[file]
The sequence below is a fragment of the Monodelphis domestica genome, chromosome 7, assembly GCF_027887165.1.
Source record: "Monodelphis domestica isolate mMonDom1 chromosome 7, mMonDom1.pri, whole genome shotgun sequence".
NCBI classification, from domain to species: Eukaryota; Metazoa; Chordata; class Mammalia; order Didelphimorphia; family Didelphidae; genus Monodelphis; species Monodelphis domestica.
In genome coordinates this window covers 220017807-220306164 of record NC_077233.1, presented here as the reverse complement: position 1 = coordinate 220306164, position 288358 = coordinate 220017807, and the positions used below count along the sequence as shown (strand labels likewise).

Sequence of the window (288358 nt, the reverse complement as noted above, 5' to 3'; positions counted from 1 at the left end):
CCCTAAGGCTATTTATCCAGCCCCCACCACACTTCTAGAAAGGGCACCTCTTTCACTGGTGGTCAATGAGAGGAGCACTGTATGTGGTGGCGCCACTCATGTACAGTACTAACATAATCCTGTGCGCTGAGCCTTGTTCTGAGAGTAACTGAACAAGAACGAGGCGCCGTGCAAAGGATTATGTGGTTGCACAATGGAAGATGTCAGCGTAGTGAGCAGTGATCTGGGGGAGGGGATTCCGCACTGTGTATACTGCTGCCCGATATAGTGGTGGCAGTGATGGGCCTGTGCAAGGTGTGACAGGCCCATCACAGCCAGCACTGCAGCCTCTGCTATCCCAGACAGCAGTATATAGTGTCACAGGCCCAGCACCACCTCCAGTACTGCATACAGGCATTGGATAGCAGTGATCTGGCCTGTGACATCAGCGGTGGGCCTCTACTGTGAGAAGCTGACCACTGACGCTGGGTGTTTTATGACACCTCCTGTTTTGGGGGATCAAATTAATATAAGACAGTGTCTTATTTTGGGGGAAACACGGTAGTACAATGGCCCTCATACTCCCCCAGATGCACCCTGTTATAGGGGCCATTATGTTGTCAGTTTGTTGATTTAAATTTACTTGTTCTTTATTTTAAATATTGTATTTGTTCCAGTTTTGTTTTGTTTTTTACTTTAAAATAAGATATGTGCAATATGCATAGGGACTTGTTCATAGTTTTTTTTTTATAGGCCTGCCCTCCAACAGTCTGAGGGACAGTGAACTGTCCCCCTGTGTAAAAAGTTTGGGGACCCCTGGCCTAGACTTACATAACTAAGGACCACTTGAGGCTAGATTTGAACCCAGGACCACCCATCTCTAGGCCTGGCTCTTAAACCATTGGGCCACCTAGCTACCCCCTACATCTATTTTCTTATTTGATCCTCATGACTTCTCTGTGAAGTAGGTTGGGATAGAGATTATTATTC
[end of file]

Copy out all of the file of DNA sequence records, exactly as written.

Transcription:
The sequence below is a fragment of the Monodelphis domestica genome, chromosome 7, assembly GCF_027887165.1.
Source record: "Monodelphis domestica isolate mMonDom1 chromosome 7, mMonDom1.pri, whole genome shotgun sequence".
NCBI classification, from domain to species: Eukaryota; Metazoa; Chordata; class Mammalia; order Didelphimorphia; family Didelphidae; genus Monodelphis; species Monodelphis domestica.
In genome coordinates this window covers 220017807-220306164 of record NC_077233.1, presented here as the reverse complement: position 1 = coordinate 220306164, position 288358 = coordinate 220017807, and the positions used below count along the sequence as shown (strand labels likewise).

Sequence of the window (288358 nt, the reverse complement as noted above, 5' to 3'; positions counted from 1 at the left end):
CCCTAAGGCTATTTATCCAGCCCCCACCACACTTCTAGAAAGGGCACCTCTTTCACTGGTGGTCAATGAGAGGAGCACTGTATGTGGTGGCGCCACTCATGTACAGTACTAACATAATCCTGTGCGCTGAGCCTTGTTCTGAGAGTAACTGAACAAGAACGAGGCGCCGTGCAAAGGATTATGTGGTTGCACAATGGAAGATGTCAGCGTAGTGAGCAGTGATCTGGGGGAGGGGATTCCGCACTGTGTATACTGCTGCCCGATATAGTGGTGGCAGTGATGGGCCTGTGCAAGGTGTGACAGGCCCATCACAGCCAGCACTGCAGCCTCTGCTATCCCAGACAGCAGTATATAGTGTCACAGGCCCAGCACCACCTCCAGTACTGCATACAGGCATTGGATAGCAGTGATCTGGCCTGTGACATCAGCGGTGGGCCTCTACTGTGAGAAGCTGACCACTGACGCTGGGTGTTTTATGACACCTCCTGTTTTGGGGGATCAAATTAATATAAGACAGTGTCTTATTTTGGGGGAAACACGGTAGTACAATGGCCCTCATACTCCCCCAGATGCACCCTGTTATAGGGGCCATTATGTTGTCAGTTTGTTGATTTAAATTTACTTGTTCTTTATTTTAAATATTGTATTTGTTCCAGTTTTGTTTTGTTTTTTACTTTAAAATAAGATATGTGCAATATGCATAGGGACTTGTTCATAGTTTTTTTTTTATAGGCCTGCCCTCCAACAGTCTGAGGGACAGTGAACTGTCCCCCTGTGTAAAAAGTTTGGGGACCCCTGGCCTAGACTTACATAACTAAGGACCACTTGAGGCTAGATTTGAACCCAGGACCACCCATCTCTAGGCCTGGCTCTTAAACCATTGGGCCACCTAGCTACCCCCTACATCTATTTTCTTATTTGATCCTCATGACTTCTCTGTGAAGTAGGTTGGGATAGAGATTATTATTC